To be a female poet was very difficult for me as an adolescent. I began writing relatively early. At the age of fourteen, after reading Letters to a Young Poet, by Rainer Maria Rilke, I knew that this vocation was for me. My parents never voiced opposition to the idea, but I used to write virtually in hiding. Except for my parents, I showed my poetry only to my literature professor; to Salarrué (Salvador Salazar Arrué), a great Salvadoran short-story writer; and to Alberto Guerra, a Nicaraguan/Salvadoran poet. If my women friends had been aware that I was writing poetry, they would have made fun of me, and no young man would want to approach me, not even to dance. Among my generation in Central America, women of the leisure class had the option of marrying or controlling their husband’s purse strings or of remaining chaste and virtuous, baking cakes for their nieces and nephews.
Just a few years ago, one could easily identify the women in all of Latin America who stood out in literature. Names like Gabriela Mistral, Alfonsina Storni, Juana de Ibarború, Delmira Agustini, Claudia Lars, not to mention the greatest of them all, Sor Juana Inés de la Cruz, who, five hundred years ago, took off her feminist gloves when she wrote, “Stupid men, who, without cause, accuse women,” words proclaimed rather shockingly. I suspect that Sor Juana opted to become a nun in order to have the opportunity to receive an education, without which she would have been veiled in silence.
In my particular case, after finishing secondary school, I had to spend two years learning to sew, cook fine cuisine, and play “Für Elise” on the piano before I could rebel. My father in no way wanted me to travel abroad to study or to attend the university in El Salvador. He said that there were hardly any women there and that I would be the object of disrespect. Finally, with the complicity of my mother, along with threats of my own, I succeeded in convincing my parents to allow me to travel to the United States to continue my studies. In spite of the fact that my father was machista, he never opposed my pursuing a career as a poet. On the contrary, I believe deep down that he was pleased that I did, for he loved poetry.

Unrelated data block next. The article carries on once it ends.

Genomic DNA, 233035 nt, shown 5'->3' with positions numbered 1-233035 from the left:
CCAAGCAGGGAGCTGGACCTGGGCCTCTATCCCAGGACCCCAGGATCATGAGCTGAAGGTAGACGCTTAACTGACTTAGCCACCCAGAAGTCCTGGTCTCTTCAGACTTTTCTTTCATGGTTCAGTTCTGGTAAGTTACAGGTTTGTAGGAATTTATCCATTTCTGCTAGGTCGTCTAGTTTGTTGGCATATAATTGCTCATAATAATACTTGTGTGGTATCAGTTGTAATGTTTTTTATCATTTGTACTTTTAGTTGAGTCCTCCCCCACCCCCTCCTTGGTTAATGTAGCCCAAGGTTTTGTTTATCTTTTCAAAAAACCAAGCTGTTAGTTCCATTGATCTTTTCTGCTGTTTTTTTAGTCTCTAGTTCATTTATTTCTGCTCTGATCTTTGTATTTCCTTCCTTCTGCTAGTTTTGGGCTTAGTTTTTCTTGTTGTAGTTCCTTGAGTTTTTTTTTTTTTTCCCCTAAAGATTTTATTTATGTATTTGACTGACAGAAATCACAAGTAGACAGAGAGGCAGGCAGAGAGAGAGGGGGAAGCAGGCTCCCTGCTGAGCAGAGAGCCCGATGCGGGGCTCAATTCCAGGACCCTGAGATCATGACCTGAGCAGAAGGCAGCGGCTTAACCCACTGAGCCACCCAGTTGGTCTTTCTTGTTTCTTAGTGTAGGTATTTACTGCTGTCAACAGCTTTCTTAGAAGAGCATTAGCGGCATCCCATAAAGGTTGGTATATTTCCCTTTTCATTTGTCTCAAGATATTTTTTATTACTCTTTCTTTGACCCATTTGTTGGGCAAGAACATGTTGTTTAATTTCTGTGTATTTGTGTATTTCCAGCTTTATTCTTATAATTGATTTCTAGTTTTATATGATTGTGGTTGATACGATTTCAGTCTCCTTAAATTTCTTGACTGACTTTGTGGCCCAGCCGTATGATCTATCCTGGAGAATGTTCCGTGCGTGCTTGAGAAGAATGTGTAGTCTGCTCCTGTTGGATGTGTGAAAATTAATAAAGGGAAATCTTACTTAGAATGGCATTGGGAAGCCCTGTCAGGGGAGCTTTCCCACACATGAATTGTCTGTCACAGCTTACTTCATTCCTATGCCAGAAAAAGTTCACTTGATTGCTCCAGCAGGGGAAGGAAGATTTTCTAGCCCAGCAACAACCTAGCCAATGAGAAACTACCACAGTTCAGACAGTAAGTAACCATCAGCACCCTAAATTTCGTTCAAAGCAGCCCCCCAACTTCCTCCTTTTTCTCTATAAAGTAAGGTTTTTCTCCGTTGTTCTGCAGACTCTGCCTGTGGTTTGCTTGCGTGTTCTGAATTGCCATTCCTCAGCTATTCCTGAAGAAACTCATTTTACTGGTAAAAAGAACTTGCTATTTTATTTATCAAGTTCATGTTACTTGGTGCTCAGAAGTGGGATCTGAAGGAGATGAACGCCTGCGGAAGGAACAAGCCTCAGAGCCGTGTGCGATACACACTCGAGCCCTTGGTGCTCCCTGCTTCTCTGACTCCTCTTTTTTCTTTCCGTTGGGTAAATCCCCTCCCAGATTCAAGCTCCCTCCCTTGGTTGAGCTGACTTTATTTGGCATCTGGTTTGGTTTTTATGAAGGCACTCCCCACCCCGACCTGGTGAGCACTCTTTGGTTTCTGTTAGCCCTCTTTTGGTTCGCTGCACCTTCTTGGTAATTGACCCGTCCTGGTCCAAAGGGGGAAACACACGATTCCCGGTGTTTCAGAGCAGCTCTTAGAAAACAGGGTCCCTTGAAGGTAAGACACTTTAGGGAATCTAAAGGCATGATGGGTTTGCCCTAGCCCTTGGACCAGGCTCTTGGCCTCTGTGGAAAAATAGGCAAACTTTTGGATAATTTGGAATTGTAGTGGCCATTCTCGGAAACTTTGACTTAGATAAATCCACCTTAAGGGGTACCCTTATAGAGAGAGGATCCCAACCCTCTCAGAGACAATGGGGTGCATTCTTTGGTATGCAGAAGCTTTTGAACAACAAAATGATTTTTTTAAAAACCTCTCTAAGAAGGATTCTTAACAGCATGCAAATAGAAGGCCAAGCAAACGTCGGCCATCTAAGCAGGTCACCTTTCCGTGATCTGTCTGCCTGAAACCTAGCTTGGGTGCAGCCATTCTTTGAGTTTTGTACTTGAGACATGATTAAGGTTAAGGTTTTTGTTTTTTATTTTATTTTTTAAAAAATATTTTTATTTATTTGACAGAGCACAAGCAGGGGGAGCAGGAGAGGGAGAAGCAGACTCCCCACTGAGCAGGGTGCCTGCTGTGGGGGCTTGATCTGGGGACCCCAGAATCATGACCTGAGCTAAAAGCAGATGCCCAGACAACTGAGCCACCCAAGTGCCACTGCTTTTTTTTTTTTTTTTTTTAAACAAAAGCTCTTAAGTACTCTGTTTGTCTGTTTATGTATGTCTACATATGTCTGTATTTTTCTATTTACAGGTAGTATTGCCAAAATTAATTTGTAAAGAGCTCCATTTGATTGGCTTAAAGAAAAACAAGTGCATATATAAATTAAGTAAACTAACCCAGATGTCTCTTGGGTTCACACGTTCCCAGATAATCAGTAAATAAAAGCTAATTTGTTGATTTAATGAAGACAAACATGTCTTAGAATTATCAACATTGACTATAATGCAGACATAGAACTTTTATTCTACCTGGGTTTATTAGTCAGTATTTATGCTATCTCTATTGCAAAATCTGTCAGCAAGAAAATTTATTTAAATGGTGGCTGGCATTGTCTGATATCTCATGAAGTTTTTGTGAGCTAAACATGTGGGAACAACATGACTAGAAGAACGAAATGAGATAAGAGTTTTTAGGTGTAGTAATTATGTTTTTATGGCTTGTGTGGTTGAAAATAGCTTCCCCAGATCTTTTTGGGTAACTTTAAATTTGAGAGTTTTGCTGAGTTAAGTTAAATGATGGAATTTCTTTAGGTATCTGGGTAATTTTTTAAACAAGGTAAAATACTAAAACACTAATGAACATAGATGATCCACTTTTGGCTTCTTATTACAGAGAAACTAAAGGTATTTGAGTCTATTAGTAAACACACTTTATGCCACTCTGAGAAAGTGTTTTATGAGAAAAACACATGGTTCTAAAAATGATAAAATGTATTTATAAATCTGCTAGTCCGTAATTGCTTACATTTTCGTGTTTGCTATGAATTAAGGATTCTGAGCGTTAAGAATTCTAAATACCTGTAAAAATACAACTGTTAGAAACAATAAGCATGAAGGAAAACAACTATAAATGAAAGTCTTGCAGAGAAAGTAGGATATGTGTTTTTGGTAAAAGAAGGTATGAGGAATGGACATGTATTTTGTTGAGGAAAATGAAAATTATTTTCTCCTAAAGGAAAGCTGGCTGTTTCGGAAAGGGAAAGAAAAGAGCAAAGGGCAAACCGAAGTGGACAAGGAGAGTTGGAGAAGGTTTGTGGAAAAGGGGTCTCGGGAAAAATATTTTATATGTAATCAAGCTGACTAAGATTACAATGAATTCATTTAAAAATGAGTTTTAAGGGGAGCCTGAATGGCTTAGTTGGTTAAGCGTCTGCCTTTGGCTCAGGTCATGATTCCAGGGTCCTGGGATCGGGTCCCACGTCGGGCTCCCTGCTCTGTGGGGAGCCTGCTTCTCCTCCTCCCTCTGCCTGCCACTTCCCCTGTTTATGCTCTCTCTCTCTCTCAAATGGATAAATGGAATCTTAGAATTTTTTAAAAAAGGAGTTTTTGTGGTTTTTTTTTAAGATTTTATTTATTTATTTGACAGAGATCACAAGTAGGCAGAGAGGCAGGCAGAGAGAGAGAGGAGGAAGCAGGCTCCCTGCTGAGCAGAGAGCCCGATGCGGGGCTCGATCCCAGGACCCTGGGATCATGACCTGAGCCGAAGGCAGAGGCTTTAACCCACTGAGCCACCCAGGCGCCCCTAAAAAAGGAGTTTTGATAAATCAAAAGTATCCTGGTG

Soon before traveling to the United States, my parents invited me and my younger sister to gather in the living room. There, my father showed an upright Steinway piano to my sister, who had great musical talent, and told her, “This is your instrument. Take advantage of it.” In turn, he brought me a wooden case with a felt-lined interior that housed a Parker fountain pen: “This is your instrument. Use it as a sword,” he instructed. My father was intuitive. I’m sure he feared his own words, but he had to speak them to me, nevertheless. Quite often I have used my poetry as a sword, and I have brandished it against my internal and external demons.
September 29, 2006
Translated from the Spanish by David Draper Clark
From Dispatches from the Republic of Letters: 50 Years of the Neustadt International Prize for Literature (2020), edited by Daniel Simon and available from Deep Vellum Publishing.
David Draper Clark is former editor in chief of World Literature Today, where he worked for nearly three decades. During his tenure there, he helped administer the publication’s major programs: the Neustadt International Prize for Literature, the NSK Neustadt Prize for Children’s Literature, and the Puterbaugh Conferences on World Literature. Clark was a founder and two-term president of the Oklahoma Center for the Book and a state affiliate of the Center for the Book at the Library of Congress. His published translations from the Spanish include poetry and essays by Rafael Alberti, Roberto Fernández Retamar, Roberto Bolaño, and Ernesto Cardenal, among others. Clark has served as a consultant for the National Endowment for the Arts, UNESCO, and the Fundación Príncipe de Asturias. For over two decades he has been a contributor to Encyclopaedia Britannica, providing coverage of contemporary literature from sub-Saharan Africa, New Zealand, and Australia.